Congressman Peter Roskam

Representing the 6th District of Illinois

Obama's Budget Ducks Tough Choices

Feb 15, 2011

President Obama likes to talk about those "Sputnik moments" when the nation rises to difficult challenges like the one posed by the Soviet space program in the 1950s. On Monday, he had a chance to turn his federal budget proposal into his own such moment. He whiffed.

Obama and his aides boasted that the administration's spending plan would shave $1.1 trillion off anticipated deficits over 10 years. For a Democratic president to propose cuts in programs with strong Democratic constituencies is a measure of how the national dialogue on spending has shifted. But, as it happens, $1.1 trillion is the projected deficit for 2012 alone. Talk about insufficient.

If fiscal sanity is to be restored, Americans need to be told the hard facts — not just that the national debt is out of control and that deficits can't go on and on, but that getting the nation's finances in order will require going everywhere in the budget: domestic programs, defense spending and the big entitlement programs such as Social Security, Medicare and Medicaid that already consume three of every five dollars the government spends. If leaders are to be truly forthright, they'll also have to admit that revenue increases are needed to bring the nation's ability to pay for benefits in line with its appetite for devouring them.

Obama's own fiscal commission laid out exactly such a plan in December that drew a surprising number of bipartisan votes from the panel's braver politicians. But the president has acted as if the plan is radioactive, and on Monday he mostly ignored it.

Discussing their $3.7 trillion spending plan for the next fiscal year, Obama and his budget director, Jacob Lew, said all the right things about wanting to engage with both parties on fixing the long-term budget problem. But when that might occur — if ever — was vague. Lew defended the administration's wait-and-see approach, insisting that history shows that stepping out with a "dramatic plan" has never "actually moved the process forward."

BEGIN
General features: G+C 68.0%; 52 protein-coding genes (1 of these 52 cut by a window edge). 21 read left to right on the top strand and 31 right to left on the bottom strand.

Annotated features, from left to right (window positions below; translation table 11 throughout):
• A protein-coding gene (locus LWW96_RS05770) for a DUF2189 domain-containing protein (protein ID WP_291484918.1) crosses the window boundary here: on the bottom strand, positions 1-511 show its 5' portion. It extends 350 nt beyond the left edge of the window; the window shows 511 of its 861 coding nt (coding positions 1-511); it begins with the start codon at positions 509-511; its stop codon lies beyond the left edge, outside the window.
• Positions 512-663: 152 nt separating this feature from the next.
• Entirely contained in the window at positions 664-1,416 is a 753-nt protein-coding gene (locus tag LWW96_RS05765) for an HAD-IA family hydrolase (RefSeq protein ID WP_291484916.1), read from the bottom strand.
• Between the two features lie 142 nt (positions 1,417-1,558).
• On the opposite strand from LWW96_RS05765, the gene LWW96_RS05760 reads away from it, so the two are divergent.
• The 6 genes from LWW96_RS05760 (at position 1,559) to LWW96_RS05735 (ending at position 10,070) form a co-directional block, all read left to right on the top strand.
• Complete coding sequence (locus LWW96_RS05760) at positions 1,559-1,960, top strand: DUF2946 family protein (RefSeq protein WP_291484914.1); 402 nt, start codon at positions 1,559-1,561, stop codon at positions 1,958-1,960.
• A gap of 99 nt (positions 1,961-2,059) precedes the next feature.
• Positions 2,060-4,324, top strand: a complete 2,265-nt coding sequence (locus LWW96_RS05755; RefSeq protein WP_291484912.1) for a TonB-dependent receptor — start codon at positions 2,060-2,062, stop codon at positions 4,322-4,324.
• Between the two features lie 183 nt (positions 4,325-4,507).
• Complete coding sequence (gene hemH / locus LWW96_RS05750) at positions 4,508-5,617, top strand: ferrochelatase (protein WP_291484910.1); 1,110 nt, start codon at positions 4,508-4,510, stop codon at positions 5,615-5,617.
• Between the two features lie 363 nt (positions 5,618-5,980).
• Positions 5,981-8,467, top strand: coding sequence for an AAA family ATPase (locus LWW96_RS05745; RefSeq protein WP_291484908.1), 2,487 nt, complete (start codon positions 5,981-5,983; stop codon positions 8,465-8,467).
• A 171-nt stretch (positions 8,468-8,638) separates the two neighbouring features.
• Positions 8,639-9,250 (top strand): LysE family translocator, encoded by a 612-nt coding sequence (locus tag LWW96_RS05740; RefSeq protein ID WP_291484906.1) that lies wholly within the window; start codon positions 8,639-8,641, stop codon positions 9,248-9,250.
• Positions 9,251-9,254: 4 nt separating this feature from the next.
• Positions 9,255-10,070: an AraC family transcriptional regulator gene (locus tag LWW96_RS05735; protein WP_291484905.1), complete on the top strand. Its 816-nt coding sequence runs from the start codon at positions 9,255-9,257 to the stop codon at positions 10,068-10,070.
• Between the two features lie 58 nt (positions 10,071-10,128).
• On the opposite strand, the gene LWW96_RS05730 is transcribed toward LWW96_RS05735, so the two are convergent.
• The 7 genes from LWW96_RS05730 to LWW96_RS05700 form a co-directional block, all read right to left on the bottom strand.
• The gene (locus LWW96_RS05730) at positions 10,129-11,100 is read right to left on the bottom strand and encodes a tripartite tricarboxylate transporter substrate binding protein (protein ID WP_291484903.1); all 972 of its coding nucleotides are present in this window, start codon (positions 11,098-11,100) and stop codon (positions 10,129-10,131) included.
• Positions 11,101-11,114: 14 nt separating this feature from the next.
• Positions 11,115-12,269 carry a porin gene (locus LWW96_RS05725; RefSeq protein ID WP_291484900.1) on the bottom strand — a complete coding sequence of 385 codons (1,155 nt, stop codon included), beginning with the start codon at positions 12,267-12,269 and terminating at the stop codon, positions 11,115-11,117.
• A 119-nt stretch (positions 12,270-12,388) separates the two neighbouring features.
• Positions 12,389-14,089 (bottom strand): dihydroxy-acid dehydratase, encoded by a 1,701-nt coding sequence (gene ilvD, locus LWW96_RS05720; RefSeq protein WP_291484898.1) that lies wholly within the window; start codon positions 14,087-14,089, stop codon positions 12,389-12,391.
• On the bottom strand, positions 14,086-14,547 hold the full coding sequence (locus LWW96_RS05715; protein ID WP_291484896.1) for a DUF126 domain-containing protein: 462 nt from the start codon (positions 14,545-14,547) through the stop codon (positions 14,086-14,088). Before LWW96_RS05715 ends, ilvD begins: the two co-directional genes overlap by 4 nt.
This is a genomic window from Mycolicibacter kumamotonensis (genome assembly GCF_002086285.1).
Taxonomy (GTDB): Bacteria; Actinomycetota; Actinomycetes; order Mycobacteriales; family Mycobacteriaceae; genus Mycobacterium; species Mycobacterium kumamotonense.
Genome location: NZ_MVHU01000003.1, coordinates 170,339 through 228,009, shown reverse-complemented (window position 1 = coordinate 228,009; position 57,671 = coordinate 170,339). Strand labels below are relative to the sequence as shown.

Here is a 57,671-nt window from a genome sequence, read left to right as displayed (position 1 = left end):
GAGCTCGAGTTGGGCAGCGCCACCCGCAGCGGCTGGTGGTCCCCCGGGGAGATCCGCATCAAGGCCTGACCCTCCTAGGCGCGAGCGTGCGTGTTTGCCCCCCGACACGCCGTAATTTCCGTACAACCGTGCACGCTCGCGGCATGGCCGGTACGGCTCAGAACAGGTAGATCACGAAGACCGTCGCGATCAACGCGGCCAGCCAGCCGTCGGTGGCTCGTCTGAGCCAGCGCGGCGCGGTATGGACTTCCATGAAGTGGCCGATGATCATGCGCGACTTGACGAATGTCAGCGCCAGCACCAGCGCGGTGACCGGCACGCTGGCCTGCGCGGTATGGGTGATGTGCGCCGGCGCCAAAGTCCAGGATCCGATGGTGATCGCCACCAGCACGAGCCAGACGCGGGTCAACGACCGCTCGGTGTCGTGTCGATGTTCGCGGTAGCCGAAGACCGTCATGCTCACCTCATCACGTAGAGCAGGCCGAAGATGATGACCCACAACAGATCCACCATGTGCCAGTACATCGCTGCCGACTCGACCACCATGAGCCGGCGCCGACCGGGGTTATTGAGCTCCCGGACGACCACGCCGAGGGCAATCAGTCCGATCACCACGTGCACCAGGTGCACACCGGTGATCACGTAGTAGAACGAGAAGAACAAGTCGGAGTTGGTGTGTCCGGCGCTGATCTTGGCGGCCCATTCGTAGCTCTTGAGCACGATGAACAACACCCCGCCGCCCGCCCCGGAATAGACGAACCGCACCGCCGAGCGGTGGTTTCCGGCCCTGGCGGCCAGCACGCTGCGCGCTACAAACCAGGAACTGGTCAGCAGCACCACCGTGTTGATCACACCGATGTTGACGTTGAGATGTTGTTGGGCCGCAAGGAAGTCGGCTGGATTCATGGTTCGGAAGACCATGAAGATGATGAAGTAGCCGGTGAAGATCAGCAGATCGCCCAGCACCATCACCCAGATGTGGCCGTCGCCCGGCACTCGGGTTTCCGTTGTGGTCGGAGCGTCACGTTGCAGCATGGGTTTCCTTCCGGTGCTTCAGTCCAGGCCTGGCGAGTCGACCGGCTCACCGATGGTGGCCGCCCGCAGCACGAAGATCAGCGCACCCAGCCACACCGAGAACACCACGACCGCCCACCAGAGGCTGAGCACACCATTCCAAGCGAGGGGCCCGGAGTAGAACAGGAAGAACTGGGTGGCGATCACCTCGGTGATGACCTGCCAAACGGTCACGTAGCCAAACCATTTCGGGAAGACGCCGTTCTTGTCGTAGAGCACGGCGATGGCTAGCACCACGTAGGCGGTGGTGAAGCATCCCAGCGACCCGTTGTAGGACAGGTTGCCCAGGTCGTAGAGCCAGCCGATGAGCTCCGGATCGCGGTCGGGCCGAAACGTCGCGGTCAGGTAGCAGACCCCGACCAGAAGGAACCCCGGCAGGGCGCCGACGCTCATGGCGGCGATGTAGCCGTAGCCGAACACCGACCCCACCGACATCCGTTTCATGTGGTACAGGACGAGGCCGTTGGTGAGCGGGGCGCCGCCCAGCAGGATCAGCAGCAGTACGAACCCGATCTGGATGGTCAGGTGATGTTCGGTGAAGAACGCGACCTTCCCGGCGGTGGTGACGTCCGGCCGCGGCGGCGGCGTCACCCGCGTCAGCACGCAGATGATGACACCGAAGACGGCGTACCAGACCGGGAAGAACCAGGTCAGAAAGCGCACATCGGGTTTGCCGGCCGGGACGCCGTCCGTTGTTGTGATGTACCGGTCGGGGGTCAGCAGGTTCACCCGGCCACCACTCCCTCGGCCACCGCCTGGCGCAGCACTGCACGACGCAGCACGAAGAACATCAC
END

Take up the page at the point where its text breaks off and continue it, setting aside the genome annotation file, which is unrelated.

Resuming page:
Actually, serious deficit reduction doesn't happen without a president taking risks, whether it was the first President Bush dropping his "no new taxes" pledge in 1990 or President Clinton pushing a major deficit-reduction package in 1993. Both paid a terrible political price, but their courage helped lead to four years of balanced budgets, from 1998 to 2001.

It's becoming hard not to conclude that Obama doesn't much care about the debt threat or has decided to wait until after the 2012 elections. Either would be a shame, and economically risky.

If there's an upside here, it's that a critical mass of public opinion and political pressure, as reflected in the Tea Party movement, is building to support deficit reduction. So far, however, virtually all the debate in Congress has focused on the 13% of spending that goes to non-defense agencies and programs. It's as if the budget were an automobile with a leaky engine and a blown transmission — and the Democrats and Republicans are arguing over the size of the cup holders.

With a few exceptions, such as House Budget Committee Chairman Paul Ryan, congressional Republicans are pretending that slashing away at one tiny corner of the budget is all that has to be done, are insisting that taxes can never be raised for any reason — and are cynically preparing to savage Obama the instant he embraces the sort of unpopular steps needed to rein in the deficit.

It's understandable, then, that the president isn't eager to lead with his chin. But there are always tempting reasons to put political expedience ahead of tough choices. At some point, the shadowboxing has to stop.